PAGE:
Two cases are due to be heard in the European Court of Justice (ECJ) later this month, which both concern the wearing of an Islamic headscarf. They are Bougnaoui and another v Micropole Univers (C-188/15) and Achbita and another v G4S Secure Solutions NV (C-157/15).
In Bougnaoui, a reference has been made to the ECJ from a French court about third party objections to religious dress. The case concerns an employee who was an IT engineer and whose role involved visiting clients' premises. She wore an Islamic headscarf, a hijab, but was told by her employer to remove it while visiting a client, after the client's staff complained about her appearance. The Muslim employee was dismissed after she refused.
Bougnaoui revolves around whether or not the need to adopt a "neutral appearance" with a client can be an “occupational requirement” of a job.
In the UK, under the Equality Act 2010 an employer may discriminate lawfully in limited circumstances where, having regard to the nature or context of the work, being of a particular sex, race, disability, religion or belief, sexual orientation or age (or not being a transsexual person, married or a civil partner) is an occupational requirement (OR).
Common examples might include where the need for authenticity or realism might require someone of a particular race, sex or age for acting roles or considerations of privacy or decency might require a public changing room or lavatory attendant to be of the same sex as those using the facilities.
To rely on the general OR exception, a respondent must show that, having regard to the nature or context of the work:
- Being of a "particular" sex, race, disability, religion or belief, sexual orientation or age (or not being a transsexual person, married or a civil partner) is an OR.
- The application of the requirement is a proportionate means of achieving a legitimate aim.
- The claimant does not meet the requirement (or, other than in sex cases, the employer has reasonable grounds for not being satisfied that the claimant meets it).
It will be interesting to see how an ECJ decision on this point either way will sit against the UK legislative framework.
A similar question has been referred to the ECJ from a court in Belgium in Achbita. The issue in that case is whether or not a prohibition on Muslim women wearing a hijab in the workplace constitutes direct discrimination where the employer's rule prohibits all employees from wearing outward signs of political, philosophical and religious beliefs.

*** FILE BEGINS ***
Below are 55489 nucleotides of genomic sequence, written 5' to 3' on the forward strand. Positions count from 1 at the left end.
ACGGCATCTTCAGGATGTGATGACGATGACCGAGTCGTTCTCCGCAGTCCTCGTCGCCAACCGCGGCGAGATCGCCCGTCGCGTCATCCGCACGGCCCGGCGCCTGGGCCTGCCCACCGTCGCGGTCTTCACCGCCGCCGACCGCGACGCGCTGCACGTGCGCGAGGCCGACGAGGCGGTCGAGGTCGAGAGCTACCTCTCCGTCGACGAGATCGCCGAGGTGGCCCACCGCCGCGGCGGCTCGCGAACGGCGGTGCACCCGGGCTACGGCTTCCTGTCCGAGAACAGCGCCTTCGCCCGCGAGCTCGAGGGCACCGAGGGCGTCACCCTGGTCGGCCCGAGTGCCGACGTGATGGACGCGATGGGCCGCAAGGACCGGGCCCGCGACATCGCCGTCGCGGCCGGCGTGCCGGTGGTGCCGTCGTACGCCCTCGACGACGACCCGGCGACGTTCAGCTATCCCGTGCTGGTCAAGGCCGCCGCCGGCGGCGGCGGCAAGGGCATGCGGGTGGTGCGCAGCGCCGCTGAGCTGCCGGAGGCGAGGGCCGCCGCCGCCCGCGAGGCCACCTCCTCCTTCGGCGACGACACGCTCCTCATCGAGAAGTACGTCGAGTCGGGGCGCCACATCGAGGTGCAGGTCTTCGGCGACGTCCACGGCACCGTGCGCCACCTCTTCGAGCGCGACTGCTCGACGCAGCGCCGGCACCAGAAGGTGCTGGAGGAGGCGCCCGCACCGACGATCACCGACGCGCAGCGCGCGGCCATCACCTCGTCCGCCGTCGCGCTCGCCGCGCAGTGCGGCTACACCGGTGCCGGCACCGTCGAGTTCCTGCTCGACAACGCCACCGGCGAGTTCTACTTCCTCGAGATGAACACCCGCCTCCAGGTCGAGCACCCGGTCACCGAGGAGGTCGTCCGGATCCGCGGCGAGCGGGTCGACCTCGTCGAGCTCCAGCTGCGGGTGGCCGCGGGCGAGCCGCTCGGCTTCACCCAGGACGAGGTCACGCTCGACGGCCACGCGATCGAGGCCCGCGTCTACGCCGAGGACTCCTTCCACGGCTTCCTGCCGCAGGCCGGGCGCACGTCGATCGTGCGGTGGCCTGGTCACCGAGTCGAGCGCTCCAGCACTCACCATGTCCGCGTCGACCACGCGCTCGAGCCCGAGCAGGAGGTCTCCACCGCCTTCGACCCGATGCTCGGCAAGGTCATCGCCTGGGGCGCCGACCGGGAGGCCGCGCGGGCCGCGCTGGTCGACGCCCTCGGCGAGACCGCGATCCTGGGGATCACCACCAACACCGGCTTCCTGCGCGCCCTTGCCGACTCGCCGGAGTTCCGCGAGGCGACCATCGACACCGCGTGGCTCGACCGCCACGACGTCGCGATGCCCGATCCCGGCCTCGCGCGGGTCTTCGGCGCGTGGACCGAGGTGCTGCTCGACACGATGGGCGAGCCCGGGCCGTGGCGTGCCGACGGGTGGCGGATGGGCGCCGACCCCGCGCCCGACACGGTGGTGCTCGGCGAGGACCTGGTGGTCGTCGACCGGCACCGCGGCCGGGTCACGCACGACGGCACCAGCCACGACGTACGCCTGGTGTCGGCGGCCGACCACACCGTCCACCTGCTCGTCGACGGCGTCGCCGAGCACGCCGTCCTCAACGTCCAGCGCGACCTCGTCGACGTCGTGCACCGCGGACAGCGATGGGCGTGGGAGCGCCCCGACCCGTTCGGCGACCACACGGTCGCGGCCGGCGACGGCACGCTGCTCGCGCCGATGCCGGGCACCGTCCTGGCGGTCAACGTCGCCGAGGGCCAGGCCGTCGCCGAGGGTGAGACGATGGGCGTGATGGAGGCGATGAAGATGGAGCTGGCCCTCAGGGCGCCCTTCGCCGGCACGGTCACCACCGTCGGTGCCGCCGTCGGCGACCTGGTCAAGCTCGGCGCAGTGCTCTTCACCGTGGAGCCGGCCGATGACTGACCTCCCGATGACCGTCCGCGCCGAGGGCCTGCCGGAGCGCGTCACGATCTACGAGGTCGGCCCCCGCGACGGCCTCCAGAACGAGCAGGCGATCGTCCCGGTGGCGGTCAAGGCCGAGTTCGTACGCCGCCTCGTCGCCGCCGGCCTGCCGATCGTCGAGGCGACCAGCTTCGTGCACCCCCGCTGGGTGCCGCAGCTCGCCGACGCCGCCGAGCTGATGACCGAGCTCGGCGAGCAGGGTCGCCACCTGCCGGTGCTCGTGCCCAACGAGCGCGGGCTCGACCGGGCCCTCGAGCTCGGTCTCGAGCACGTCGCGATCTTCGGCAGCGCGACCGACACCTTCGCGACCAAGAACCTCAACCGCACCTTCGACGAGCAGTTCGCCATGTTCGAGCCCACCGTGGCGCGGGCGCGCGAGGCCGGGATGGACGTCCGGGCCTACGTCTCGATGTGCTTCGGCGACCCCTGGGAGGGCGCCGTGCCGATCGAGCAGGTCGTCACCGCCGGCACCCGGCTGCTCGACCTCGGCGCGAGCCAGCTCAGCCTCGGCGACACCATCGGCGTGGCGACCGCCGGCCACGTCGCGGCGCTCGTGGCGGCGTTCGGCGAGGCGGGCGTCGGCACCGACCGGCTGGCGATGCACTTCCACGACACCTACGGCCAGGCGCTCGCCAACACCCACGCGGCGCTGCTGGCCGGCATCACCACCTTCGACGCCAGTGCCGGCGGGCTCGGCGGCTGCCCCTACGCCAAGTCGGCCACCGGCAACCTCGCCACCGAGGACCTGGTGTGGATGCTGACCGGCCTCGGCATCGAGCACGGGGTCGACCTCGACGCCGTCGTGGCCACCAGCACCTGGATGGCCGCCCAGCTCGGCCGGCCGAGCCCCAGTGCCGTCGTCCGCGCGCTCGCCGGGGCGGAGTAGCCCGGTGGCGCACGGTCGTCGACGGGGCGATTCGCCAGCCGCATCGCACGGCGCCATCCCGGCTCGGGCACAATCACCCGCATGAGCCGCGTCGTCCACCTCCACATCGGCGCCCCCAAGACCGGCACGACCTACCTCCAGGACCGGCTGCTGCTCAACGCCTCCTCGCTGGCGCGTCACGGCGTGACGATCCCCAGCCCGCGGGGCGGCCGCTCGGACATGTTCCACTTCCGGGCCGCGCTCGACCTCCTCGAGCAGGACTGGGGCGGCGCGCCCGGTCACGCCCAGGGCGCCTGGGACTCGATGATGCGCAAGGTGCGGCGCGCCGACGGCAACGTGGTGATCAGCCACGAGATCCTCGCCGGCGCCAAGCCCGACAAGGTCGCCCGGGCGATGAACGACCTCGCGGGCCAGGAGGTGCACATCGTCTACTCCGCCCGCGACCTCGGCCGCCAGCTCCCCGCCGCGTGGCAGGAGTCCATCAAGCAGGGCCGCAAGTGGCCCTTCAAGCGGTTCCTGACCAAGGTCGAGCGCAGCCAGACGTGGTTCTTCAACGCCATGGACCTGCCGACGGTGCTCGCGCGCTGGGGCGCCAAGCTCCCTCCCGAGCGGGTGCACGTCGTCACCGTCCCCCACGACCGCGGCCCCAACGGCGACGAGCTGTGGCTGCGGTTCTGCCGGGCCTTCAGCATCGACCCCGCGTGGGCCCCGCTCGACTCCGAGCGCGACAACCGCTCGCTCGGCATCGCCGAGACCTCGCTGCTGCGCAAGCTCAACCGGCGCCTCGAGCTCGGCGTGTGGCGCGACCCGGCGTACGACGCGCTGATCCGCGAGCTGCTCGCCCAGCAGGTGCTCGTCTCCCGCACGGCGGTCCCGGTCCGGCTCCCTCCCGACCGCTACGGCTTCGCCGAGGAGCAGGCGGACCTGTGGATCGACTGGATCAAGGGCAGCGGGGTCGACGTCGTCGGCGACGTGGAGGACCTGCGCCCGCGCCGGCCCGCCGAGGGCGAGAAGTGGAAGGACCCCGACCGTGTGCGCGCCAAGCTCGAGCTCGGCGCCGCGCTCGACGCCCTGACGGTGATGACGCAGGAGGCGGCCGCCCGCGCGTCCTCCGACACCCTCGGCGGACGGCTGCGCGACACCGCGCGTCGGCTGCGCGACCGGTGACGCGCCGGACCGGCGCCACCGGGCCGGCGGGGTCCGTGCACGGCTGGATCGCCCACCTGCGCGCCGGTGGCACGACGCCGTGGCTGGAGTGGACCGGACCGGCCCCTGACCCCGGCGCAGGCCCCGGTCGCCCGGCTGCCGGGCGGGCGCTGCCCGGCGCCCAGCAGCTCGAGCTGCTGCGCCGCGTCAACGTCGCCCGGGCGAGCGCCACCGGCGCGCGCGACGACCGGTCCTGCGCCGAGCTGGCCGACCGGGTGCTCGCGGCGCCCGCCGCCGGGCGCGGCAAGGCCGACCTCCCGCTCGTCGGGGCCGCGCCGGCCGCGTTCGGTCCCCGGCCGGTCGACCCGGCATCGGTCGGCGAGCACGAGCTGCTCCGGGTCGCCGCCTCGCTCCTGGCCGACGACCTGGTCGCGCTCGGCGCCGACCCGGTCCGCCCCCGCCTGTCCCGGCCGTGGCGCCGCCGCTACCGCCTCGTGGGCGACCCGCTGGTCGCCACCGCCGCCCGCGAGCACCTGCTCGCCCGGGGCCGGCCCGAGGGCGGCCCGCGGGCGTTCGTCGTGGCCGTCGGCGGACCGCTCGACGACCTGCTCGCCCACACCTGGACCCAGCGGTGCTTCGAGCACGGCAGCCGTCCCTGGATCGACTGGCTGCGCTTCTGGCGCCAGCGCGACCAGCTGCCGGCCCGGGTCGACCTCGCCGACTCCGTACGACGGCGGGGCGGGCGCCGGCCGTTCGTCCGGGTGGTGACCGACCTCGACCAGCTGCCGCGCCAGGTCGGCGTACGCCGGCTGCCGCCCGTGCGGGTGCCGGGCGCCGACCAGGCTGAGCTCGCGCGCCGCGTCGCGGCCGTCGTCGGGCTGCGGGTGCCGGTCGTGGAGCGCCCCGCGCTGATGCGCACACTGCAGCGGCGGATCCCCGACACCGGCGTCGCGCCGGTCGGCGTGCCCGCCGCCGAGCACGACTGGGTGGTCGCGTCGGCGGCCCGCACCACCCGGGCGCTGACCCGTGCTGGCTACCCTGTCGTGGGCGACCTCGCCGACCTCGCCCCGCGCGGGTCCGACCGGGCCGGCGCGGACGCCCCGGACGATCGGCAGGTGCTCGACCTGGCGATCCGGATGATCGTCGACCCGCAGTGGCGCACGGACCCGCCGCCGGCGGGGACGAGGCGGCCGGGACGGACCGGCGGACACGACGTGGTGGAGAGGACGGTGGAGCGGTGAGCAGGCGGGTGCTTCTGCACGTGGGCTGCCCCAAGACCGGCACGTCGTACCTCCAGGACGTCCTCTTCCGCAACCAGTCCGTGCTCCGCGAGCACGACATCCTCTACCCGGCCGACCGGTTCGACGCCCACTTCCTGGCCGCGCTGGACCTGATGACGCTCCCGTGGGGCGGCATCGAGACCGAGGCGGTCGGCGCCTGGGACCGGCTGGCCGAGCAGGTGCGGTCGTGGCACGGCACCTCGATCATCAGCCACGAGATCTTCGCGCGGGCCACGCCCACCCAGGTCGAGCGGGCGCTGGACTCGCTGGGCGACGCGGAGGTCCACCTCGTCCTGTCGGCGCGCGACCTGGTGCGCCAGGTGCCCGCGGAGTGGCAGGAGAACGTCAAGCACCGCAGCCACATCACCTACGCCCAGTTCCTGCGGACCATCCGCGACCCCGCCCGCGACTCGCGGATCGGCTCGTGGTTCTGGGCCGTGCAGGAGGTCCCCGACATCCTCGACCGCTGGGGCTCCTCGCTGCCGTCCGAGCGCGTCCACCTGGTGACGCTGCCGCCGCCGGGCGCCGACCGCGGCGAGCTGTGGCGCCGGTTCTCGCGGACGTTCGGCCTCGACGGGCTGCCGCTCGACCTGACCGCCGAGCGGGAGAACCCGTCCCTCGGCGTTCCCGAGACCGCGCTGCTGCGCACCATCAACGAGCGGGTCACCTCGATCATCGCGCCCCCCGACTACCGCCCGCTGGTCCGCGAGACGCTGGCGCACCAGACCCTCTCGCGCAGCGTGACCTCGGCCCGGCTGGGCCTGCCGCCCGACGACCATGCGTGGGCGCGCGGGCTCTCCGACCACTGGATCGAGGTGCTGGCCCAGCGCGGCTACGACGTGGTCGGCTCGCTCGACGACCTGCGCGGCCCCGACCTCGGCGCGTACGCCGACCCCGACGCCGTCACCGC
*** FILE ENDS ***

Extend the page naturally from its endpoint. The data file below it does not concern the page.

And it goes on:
A Muslim receptionist who was permanently contracted out to work for a third party informed her employer that she was going to begin wearing a hijab at work. Her employer told her that the wearing of any visible religious symbols was contrary to its rules on neutrality, which applied during contact with clients. The employer subsequently amended its written rules on workplace dress and appearance. It introduced a uniform and banned workers from wearing any visible symbols expressing their political, philosophical or religious beliefs.
The receptionist’s refusal to go to work without a headscarf ultimately resulted in her dismissal. She brought a domestic discrimination claim and Belgium’s labour appeal court referred her case to the ECJ.
The Belgian court has sought guidance from the ECJ on whether or not a rule forbidding all staff from wearing any visible political or religious symbols could lead to direct discrimination against Muslims who wish to wear a headscarf at work.
Bougnaoui and Achbita are both listed to be heard in the ECJ on 15 March 2016.
There are additional political tensions in France and Belgium around this topic, and in France in particular, because of a constitutional requirement of "laïcité", which translates as secularity or the separation of state and religious activities. The idea that ethnic and religious groups might enjoy rights and recognition due to their minority status is not recognised - French citizens are meant to be identical in their “Frenchness”. There is also a French law on secularity and conspicuous religious symbols in schools, which bans the wearing of conspicuous religious symbols in French state schools. The law does not mention any particular symbol, and thus bans all Christian, Muslim, Sikh, Jewish and other religions' symbols. It is however considered by many specifically to target the wearing of headscarves by Muslim schoolgirls. For this reason, it is occasionally referred to as the "French headscarf ban" in the foreign press. Similarly, the Belgian Government was considering a ban on the wearing of any conspicuous religious symbols for civil servants.
Whatever the outcome, the ECJ's decision is likely to be of significant interest.